The July 11, 2017 report by the National Academies (and the pending congressional bills) has almost certainly foreclosed any prospects for more than four new icebreakers, with the fourth one serving as a replacement for the Healy when she is retired.

Final congressional decisions on authorization and appropriations for the Coast Guard's Polar class heavy icebreaker replacement program will almost certainly be influenced by the cost (and acquisition program management challenges) of the existing programs for nine or ten National Security Cutters, 25 Offshore Patrol Cutters and 58 Fast Response Cutters, the combined cost of which seems destined to drive the Coast Guard's annual Acquisition, Construction and Improvements (AC&I) budget well north of $2 billion.

Given the magnitude of the other shipbuilding programs, Congress seems likely (assuming an effective Coast Guard strategic messaging campaign) to authorize up to four new Polar icebreakers, but only appropriate funds for two. Appropriations for three vessels are possible if the president and congressional appropriators can be persuaded to include a Healy replacement in the current acquisition program. Appropriations for four new Polar class icebreakers seem unlikely.

Any debate regarding plans for more than two such icebreakers should not be allowed to further delay construction of those first two. Scenarios demonstrating the need to ensure the US Coast Guard has the capacity to provide year-round assured access and self-rescue capability throughout the Polar Regions, such as a disabled, ice-bound submarine near the North Pole; a late-season 1,000 passenger cruise ship caught east of Point Barrow by an early onset of ice and fierce north winds; or the catastrophic disruption that would result from even a short-term loss of access to the Panama Canal fall into the category of predictable failures, not strategic surprises. Recent history demonstrates that the American public will judge harshly any failure to guard against predictable failures.

Calls for "quick fixes," such as entering into 30 year leases of privately owned icebreakers or urging a presidential waiver of the statutory requirement that all vessels built for the Coast Guard must be constructed in US shipyards, should be rejected for three compelling reasons. First, as noted in the 2010 High Latitude Region Mission Analysis Capstone Summary, although a subset of the Coast Guard's icebreaker missions might be performed by non-government-owned vessels, "inherently governmental missions of the Coast Guard must be performed using government-owned and -operated vessels." Second, in commenting that the replacement vessels should be owned and operated by the Coast Guard, the National Academies' 2017 Icebreaker Study concluded that leasing privately owned icebreakers for 30 years would cost approximately 19 percent more than outright purchase of such vessels. Finally, in his June 14, 2016 testimony to Congress, Vice Commandant Charles D. Michel testified that, after fact-finding trips to Norway and Finland, he concluded that no foreign-built icebreakers available for lease have the heavy icebreaking capability necessary to meet the Coast Guard's requirements.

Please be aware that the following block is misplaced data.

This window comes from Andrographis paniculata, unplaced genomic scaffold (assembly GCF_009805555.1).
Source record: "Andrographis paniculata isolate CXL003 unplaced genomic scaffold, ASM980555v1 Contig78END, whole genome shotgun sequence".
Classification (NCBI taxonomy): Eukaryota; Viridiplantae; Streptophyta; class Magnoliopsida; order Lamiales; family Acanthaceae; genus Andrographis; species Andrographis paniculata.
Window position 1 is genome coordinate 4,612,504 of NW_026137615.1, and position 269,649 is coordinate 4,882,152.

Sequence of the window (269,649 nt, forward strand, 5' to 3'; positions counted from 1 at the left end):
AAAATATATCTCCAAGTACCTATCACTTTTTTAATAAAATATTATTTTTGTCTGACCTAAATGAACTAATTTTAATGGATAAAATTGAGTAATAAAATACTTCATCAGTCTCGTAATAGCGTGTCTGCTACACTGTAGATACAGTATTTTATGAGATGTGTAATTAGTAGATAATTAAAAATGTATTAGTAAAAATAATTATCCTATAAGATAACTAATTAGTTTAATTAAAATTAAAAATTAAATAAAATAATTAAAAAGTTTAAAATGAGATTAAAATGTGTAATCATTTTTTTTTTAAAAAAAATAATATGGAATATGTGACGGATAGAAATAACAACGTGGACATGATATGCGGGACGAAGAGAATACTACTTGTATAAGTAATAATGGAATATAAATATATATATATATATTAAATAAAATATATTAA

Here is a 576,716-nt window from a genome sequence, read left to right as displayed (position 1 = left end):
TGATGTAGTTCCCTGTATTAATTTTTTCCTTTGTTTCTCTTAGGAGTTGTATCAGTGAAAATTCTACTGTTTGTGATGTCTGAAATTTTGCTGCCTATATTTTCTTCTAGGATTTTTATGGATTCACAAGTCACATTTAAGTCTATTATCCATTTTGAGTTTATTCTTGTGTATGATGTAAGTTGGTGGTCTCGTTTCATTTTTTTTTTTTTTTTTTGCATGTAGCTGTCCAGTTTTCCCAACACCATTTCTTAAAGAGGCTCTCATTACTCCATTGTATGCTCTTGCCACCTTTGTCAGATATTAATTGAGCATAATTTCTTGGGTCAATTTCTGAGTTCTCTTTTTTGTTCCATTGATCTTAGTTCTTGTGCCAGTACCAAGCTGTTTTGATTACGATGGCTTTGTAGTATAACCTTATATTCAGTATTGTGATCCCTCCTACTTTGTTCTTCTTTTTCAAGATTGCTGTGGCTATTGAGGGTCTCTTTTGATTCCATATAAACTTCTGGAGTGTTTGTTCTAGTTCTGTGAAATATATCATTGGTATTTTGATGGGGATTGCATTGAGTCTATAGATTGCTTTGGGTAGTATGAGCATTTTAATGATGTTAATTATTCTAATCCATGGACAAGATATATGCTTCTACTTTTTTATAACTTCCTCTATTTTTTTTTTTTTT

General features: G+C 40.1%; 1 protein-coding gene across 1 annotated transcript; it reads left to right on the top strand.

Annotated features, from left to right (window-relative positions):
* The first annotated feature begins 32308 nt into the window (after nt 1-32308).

US Coast Guard Cutter Healy, 100 miles North of Barrow, Alaska in 2005. US Coast Guard Photo.

In 2007 the National Research Council recommended, "The Nation Should immediately begin to program, design, and construct two new icebreakers to replace the Polar Star and Polar Sea." It added that, for multiple reasons, building just one replacement icebreaker would be insufficient. A decade later the National Academies observed, "For more than 30 years, studies have emphasized the need for US icebreakers to maintain presence, sovereignty, leadership, and research capacity – but the nation has failed to respond." Having thus missed the opportunity to take early action to avoid a strategic icebreaker gap, the one-deep Polar icebreaker situation is now in extremis. Continued inaction condemns the Coast Guard to confront an irreconcilable conflict between the ends expressed in national strategy and policy documents and the means available to achieve them.

Craig H. Allen Sr. is the Judson Falknor Professor of Law and of Marine and Environmental Affairs at the University of Washington where he directs the university's arctic Law and Policy Institute.